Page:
Colorado Supreme Court Opinions || May 31, 2011
Colorado Supreme Court -- May 31, 2011
No. 10SA361. People v. Klinck, Jr.
SUPREME COURT, STATE OF COLORADO
101 West Colfax Avenue, Suite 800
Denver, Colorado 80202
Interlocutory Appeal from the District Court
Douglas County District Court Case No. 09CR710
Honorable Vincent R. White, Judge
Case No. 10SA361
The People of the State of Colorado,
Wayne Michael Klinck, Jr.
JUSTICE HOBBS delivered the Opinion of the Court.
Carol Chambers, District Attorney, Eighteenth Judicial District
John Topolnicki, Deputy District Attorney
Attorneys for Plaintiff-Appellant
Springer and Steinberg, P.C.
Harvey A. Steinberg
Michael P. Zwiebel
Attorneys for Defendant-Appellee
JUSTICE HOBBS delivered the Opinion of the Court.
In this interlocutory appeal, the prosecution challenges the trial court’ssuppression of statements made by the defendant, Wayne Klinck, while being questioned in connection with an assault on Klinck’s girlfriend, D.B. Responding to a domestic disturbance report, police officers arrived at D.B.’s house and asked Klinck to remain on the porch while the officers interviewed D.B. Shortly thereafter, an officer spoke with Klinck and, when the officer determined he had probable cause, placed Klinck under arrest.
Klink was advised of his rights under Miranda v. Arizona, 384 U.S. 436 (1966), and invoked his right to counsel. When detectives later re-contacted and interviewed Klinck in jail, he waived his Miranda rights and provided additional information. The trial court suppressed the statements made by Klink on the porch prior to his formal arrest, finding that Klinck was in custody during the initial interview for Miranda purposes and his statements were involuntary. The trial court also suppressed the statements made by Klinck after his arrest, finding them involuntary and in violation of Miranda.
Klinck acknowledges his statements on the porch were voluntary, and the prosecution concedes Klinck’s statements in jail were properly suppressed as in violation of Miranda because Klinck had invoked the right to counsel yet the police continued to interrogate him. Before us is the issue of whether the trial court properly suppressed Klinck’s porch statements, and whether his post-arrest statements were voluntary and may be used for purposes of impeachment.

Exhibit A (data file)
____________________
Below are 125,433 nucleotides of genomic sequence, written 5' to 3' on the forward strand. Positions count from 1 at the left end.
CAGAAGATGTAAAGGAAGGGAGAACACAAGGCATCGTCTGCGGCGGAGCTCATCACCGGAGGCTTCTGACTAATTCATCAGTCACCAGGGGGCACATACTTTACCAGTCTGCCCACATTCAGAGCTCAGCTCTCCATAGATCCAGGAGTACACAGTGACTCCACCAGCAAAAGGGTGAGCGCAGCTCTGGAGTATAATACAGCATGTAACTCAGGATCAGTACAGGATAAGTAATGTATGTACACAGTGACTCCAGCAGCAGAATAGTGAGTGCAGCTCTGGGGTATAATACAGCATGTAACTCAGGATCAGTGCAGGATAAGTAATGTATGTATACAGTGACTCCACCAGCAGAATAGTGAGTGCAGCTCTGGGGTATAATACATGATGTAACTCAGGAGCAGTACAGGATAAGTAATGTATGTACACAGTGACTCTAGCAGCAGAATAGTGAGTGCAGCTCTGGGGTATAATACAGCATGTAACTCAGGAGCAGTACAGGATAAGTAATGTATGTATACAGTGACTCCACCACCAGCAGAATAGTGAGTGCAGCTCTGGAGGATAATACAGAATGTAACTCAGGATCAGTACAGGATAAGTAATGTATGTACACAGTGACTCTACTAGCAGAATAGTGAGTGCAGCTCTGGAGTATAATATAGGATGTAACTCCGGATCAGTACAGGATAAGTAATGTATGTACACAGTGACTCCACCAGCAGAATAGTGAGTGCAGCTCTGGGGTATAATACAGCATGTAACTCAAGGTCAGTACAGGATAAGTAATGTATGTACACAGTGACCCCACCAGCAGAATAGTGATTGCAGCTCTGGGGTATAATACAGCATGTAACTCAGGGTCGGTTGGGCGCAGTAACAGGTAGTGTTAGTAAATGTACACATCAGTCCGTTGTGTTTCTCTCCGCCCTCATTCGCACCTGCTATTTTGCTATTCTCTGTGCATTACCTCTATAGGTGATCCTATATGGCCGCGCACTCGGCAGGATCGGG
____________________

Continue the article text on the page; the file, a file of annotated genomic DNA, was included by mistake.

We hold that Klinck was not in custody for Mirandapurposes during his initial interview on the porch. The trial court erred in suppressing those statements. We find that Klinck’spost-arrest interview statements were made voluntarily, and despite their suppression from the prosecution’s case-in-chief they are admissible at trial for impeachment purposes.
On November 15, 2009, Douglas County Sheriff’s Deputy Hays arrived at the home of the victim, D.B., in response to a domestic disturbance report. En route to the house, he learned from dispatch that D.B. was involved in an altercation with her boyfriend, Klinck, who had just left the house and would return shortly. As Deputy Hays approached D.B.’s house on foot, he observed a truck pull into the driveway of the house and a man exit the vehicle.
Deputy Hays followed the man into the open garage and asked him for identification. After identifying the man as Klinck, Deputy Hays asked what he was doing at the house. Klinck responded he was returning to his girlfriend’s house after getting coffee. Klinck stated that, although he and D.B. had a “spat” the night before, he had no idea why the police were at the house. Deputy Hays asked to follow Klinck into the home. As they entered, he saw D.B. exit the front door and walk towards the back-up patrol car, which had pulled up in front of the house.
Klinck motioned to follow D.B. to the street, but Deputy Hays told Klink to remain on the porch and he would be back to talk with him. Deputy Hays questioned D.B. in the patrol car for ten to fifteen minutes, during which time he learned that D.B. and Klinck had a fight the night before. D.B. said Klinck had come over to her house late at night, and she had woken up with him on top of her holding her down in bed by her wrists. She said Klinck at one point had put a pillow over her head and pushed her face into the mattress. Deputy Hays observed several red marks on D.B.’s wrists, as well as several red marks on her neck and right shoulder blade.